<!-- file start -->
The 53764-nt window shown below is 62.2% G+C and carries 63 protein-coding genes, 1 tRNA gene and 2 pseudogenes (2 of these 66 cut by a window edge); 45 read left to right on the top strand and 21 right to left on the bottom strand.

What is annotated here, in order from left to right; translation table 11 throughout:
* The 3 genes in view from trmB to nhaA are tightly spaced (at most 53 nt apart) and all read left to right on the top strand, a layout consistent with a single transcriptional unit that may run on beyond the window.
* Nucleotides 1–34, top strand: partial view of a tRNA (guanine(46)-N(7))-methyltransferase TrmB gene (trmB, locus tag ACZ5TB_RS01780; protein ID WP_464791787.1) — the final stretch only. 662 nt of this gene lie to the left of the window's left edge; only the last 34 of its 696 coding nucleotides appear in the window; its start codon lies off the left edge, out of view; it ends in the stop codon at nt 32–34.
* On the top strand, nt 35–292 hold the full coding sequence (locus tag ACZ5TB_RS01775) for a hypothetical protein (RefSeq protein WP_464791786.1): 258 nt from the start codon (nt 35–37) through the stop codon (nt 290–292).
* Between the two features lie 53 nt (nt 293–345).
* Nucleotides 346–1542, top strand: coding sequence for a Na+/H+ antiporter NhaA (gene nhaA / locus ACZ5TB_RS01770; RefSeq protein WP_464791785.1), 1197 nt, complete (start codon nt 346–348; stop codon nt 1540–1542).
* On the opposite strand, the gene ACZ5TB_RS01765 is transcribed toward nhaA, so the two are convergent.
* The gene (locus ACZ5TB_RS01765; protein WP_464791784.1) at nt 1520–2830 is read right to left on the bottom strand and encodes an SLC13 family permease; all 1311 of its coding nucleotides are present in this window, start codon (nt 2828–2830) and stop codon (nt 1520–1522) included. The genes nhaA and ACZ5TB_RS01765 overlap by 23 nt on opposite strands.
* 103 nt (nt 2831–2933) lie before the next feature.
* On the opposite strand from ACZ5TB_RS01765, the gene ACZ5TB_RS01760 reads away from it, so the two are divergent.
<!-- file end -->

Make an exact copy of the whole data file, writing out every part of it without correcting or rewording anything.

The 53764-nt window shown below is 62.2% G+C and carries 63 protein-coding genes, 1 tRNA gene and 2 pseudogenes (2 of these 66 cut by a window edge); 45 read left to right on the top strand and 21 right to left on the bottom strand.

What is annotated here, in order from left to right; translation table 11 throughout:
* The 3 genes in view from trmB to nhaA are tightly spaced (at most 53 nt apart) and all read left to right on the top strand, a layout consistent with a single transcriptional unit that may run on beyond the window.
* Nucleotides 1–34, top strand: partial view of a tRNA (guanine(46)-N(7))-methyltransferase TrmB gene (trmB, locus tag ACZ5TB_RS01780; protein ID WP_464791787.1) — the final stretch only. 662 nt of this gene lie to the left of the window's left edge; only the last 34 of its 696 coding nucleotides appear in the window; its start codon lies off the left edge, out of view; it ends in the stop codon at nt 32–34.
* On the top strand, nt 35–292 hold the full coding sequence (locus tag ACZ5TB_RS01775) for a hypothetical protein (RefSeq protein WP_464791786.1): 258 nt from the start codon (nt 35–37) through the stop codon (nt 290–292).
* Between the two features lie 53 nt (nt 293–345).
* Nucleotides 346–1542, top strand: coding sequence for a Na+/H+ antiporter NhaA (gene nhaA / locus ACZ5TB_RS01770; RefSeq protein WP_464791785.1), 1197 nt, complete (start codon nt 346–348; stop codon nt 1540–1542).
* On the opposite strand, the gene ACZ5TB_RS01765 is transcribed toward nhaA, so the two are convergent.
* The gene (locus ACZ5TB_RS01765; protein WP_464791784.1) at nt 1520–2830 is read right to left on the bottom strand and encodes an SLC13 family permease; all 1311 of its coding nucleotides are present in this window, start codon (nt 2828–2830) and stop codon (nt 1520–1522) included. The genes nhaA and ACZ5TB_RS01765 overlap by 23 nt on opposite strands.
* 103 nt (nt 2831–2933) lie before the next feature.
* On the opposite strand from ACZ5TB_RS01765, the gene ACZ5TB_RS01760 reads away from it, so the two are divergent.